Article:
Happiness is relative to everyone. I am often asked the question: “Does it even exist – this happiness”? So, I repeat, someone’s happiness is to stay alive, while someone’s misfortune will be to own a smartphone of not the last, but the previous model.
In the Trinity Church in Krasnoyarsk, where I had to go through the basics of my formation in spiritual life, at different times many people have passed through the gatehouse, stoker, refectory or sacristy of this temple during the entire period of its existence. And they were all different.
I don’t even remember the name of this woman. It was either Valya or Galya, but it doesn’t matter. Looking at her, only a lazy person would not roll his eyes and twirl his finger at his temple. I don’t remember how she appeared in the refectory working as a dishwasher. Most likely, she just hanged around the church a lot, like tens and hundreds of people in need of God’s help.
So, as it seemed to everyone, she was very very strange. She never smiled, did not participate in conversations and joint prayers. Even during the liturgy, she stood in the corner of the church, half-turned to the altar. During the liturgy, she prayed more in front of an icon of the Mother of God. This Valya-Galya did not pay attention to any admonitions from us, “who knew better” how, when and to whom to pray, but stubbornly continued to stand half-turned to the altar during the services.
I remember she had another feature, some, as it seemed to me, abnormal desire not to call animals by name, especially if these names were also consonant with human ones. We had a cat in our stoker. Murka, or something, everyone called her. So, this Valya-Galya said that Murka is almost Maria, and she called the cat just “cat”! So she walked around the yard and called it loudly: “Cat, cat”! And she stubbornly did not kill flies and mosquitoes, even those which bit her.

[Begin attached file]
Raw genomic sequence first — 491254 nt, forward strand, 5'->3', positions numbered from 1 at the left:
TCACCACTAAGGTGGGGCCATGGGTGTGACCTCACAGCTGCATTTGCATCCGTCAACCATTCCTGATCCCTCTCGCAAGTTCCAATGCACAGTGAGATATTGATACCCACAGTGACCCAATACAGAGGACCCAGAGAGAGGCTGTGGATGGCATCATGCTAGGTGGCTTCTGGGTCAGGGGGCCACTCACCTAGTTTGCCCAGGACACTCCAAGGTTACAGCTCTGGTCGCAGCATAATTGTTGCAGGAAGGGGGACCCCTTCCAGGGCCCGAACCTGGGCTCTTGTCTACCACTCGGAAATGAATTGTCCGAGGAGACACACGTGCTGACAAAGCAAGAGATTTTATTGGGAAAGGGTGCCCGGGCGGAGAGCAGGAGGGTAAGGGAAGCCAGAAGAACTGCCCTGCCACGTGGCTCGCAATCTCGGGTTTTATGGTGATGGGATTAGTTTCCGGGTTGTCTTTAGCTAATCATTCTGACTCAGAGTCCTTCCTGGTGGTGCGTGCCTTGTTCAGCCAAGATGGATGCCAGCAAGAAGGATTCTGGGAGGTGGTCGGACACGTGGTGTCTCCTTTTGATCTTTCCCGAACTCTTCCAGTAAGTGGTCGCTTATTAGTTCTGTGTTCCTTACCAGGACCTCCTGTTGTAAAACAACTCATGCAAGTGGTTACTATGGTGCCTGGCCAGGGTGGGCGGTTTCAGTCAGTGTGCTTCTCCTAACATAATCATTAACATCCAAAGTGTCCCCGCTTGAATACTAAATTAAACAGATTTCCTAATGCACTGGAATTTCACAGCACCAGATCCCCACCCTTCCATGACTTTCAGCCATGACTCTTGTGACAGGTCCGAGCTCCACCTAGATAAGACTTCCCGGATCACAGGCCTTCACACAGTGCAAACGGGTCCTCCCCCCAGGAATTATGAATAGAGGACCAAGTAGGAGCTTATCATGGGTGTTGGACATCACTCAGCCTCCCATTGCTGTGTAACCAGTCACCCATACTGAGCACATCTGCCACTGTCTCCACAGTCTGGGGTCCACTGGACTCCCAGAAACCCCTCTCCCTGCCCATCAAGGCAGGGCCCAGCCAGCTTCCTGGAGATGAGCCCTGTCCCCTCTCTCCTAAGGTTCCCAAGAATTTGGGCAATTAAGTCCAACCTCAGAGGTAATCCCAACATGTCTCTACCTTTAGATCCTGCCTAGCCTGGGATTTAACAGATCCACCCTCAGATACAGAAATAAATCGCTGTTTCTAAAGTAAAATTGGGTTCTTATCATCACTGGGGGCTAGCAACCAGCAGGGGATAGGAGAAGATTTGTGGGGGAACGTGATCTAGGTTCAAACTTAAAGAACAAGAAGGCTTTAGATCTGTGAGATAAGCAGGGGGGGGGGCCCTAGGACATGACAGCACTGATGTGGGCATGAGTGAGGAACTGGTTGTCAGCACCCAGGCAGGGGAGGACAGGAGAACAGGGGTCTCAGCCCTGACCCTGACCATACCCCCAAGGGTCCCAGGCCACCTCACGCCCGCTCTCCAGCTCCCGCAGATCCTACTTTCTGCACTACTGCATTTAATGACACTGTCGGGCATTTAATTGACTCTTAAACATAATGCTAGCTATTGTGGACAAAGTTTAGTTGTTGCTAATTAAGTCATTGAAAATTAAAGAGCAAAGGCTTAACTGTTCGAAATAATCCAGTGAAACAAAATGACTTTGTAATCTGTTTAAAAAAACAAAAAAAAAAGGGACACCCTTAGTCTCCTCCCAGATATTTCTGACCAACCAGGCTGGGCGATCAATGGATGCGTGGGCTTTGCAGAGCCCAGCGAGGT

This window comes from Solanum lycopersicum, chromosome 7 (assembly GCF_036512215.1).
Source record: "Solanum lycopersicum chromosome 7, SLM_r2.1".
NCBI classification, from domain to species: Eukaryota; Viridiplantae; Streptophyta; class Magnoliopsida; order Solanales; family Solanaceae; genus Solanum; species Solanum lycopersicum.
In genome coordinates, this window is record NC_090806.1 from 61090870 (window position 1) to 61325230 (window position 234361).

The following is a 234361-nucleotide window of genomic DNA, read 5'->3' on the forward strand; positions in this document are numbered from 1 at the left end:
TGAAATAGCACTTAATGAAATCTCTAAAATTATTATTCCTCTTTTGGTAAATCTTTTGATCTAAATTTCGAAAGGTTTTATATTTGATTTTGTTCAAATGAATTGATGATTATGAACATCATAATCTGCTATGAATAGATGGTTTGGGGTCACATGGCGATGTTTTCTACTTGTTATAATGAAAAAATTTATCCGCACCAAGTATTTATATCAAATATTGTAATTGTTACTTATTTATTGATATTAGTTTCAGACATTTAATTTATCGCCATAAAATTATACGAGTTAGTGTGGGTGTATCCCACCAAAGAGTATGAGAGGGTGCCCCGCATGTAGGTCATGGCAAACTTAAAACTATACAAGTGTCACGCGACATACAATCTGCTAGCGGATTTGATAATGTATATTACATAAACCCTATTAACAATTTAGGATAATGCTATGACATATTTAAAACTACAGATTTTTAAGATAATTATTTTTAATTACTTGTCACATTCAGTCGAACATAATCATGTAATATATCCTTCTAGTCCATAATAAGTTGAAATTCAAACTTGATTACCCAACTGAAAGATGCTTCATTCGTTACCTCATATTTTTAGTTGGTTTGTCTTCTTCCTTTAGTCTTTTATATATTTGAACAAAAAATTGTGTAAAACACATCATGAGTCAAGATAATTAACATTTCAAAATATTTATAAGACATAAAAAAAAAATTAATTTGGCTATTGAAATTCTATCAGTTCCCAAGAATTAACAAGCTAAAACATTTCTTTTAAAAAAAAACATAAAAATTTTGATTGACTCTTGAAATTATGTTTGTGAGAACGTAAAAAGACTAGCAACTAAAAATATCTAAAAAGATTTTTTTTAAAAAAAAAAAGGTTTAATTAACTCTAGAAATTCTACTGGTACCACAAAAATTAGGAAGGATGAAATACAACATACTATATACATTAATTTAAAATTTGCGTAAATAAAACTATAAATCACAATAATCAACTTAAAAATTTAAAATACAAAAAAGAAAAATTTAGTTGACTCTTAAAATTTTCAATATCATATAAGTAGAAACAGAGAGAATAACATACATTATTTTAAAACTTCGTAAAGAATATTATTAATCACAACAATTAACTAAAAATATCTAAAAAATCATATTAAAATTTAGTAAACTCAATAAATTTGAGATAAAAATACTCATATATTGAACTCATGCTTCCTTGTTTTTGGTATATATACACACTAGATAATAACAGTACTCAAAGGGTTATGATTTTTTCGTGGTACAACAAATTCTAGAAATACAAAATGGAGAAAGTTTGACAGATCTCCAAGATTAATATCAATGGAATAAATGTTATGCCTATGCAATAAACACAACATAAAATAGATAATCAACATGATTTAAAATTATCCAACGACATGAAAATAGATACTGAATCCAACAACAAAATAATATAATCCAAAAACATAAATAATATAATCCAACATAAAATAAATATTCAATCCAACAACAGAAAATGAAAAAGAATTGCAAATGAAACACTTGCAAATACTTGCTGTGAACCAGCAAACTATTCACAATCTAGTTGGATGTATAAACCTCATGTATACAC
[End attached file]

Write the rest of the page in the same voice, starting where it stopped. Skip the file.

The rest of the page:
One day, for some reason, this woman stayed late for her obedience in the refectory. It seems like there was some kind of feast day. There were many people at the service. They fed the homeless, and there were a lot of plates for the dishwasher. It was my shift in the gatehouse that day. So we met with this Valya-Galya that day. And we started talking.
And that’s what she said. Her youth was extreme. She went through a lot. But the worst thing is she had 32 (!!!) abortions. When awareness and comprehension came, it was already too late. There was no question of getting pregnant again and carrying a child. Such were the things. At one point, suddenly, with all her being, feeling all the abomination of what she had done, she went to the church for confession. The confessor blessed her “to take care of every breath.” That is, to not kill any living creatures again, ever!
That night the cat was about to have kittens. But, carefully fed, she only turned from side to side and somehow pitifully looked into our eyes. This overfed cat simply did not have labor activity at all. The cat was dying. Valya-Galya, sobbing, was kneeling in front of the cat in the stoker and prayed earnestly. What amazed me was she did not ask God to help the unfortunate animal. She begged the Savior and the Mother of God to forgive her. And her prayer was so fervent, and so “infectious” that I knelt down beside her. So we prayed this way half the night. Looking at my praying companion, I was only afraid that she would finally lose her mind: she bowed so earnestly and, almost scratching her face, crossed herself.
By morning it was all done. The newly mother cat purred happily and licked her offspring. And Valya-Galya curled up in a ball next to her, right on the quilted jacket thrown on the bare cement floor. When she raised her tired eyes to me, they shone with extraordinary happiness.